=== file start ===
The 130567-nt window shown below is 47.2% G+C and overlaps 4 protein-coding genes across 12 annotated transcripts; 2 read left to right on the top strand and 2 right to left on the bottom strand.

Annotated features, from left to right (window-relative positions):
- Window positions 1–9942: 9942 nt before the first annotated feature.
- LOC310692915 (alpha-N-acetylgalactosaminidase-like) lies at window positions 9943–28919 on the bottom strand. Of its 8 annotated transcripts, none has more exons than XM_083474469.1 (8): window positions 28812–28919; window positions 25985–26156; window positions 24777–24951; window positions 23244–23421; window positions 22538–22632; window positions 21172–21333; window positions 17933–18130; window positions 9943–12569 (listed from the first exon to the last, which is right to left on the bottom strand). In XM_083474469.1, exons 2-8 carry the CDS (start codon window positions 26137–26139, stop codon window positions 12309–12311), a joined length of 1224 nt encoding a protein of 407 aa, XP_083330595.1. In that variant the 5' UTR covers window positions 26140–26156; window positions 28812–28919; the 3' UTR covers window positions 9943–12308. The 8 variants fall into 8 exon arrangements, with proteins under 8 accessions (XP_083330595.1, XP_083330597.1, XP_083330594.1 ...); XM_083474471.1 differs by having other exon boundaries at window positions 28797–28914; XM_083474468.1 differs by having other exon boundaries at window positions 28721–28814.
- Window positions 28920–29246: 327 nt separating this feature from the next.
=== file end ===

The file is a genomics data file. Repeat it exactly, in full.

The 130567-nt window shown below is 47.2% G+C and overlaps 4 protein-coding genes across 12 annotated transcripts; 2 read left to right on the top strand and 2 right to left on the bottom strand.

Annotated features, from left to right (window-relative positions):
- Window positions 1–9942: 9942 nt before the first annotated feature.
- LOC310692915 (alpha-N-acetylgalactosaminidase-like) lies at window positions 9943–28919 on the bottom strand. Of its 8 annotated transcripts, none has more exons than XM_083474469.1 (8): window positions 28812–28919; window positions 25985–26156; window positions 24777–24951; window positions 23244–23421; window positions 22538–22632; window positions 21172–21333; window positions 17933–18130; window positions 9943–12569 (listed from the first exon to the last, which is right to left on the bottom strand). In XM_083474469.1, exons 2-8 carry the CDS (start codon window positions 26137–26139, stop codon window positions 12309–12311), a joined length of 1224 nt encoding a protein of 407 aa, XP_083330595.1. In that variant the 5' UTR covers window positions 26140–26156; window positions 28812–28919; the 3' UTR covers window positions 9943–12308. The 8 variants fall into 8 exon arrangements, with proteins under 8 accessions (XP_083330595.1, XP_083330597.1, XP_083330594.1 ...); XM_083474471.1 differs by having other exon boundaries at window positions 28797–28914; XM_083474468.1 differs by having other exon boundaries at window positions 28721–28814.
- Window positions 28920–29246: 327 nt separating this feature from the next.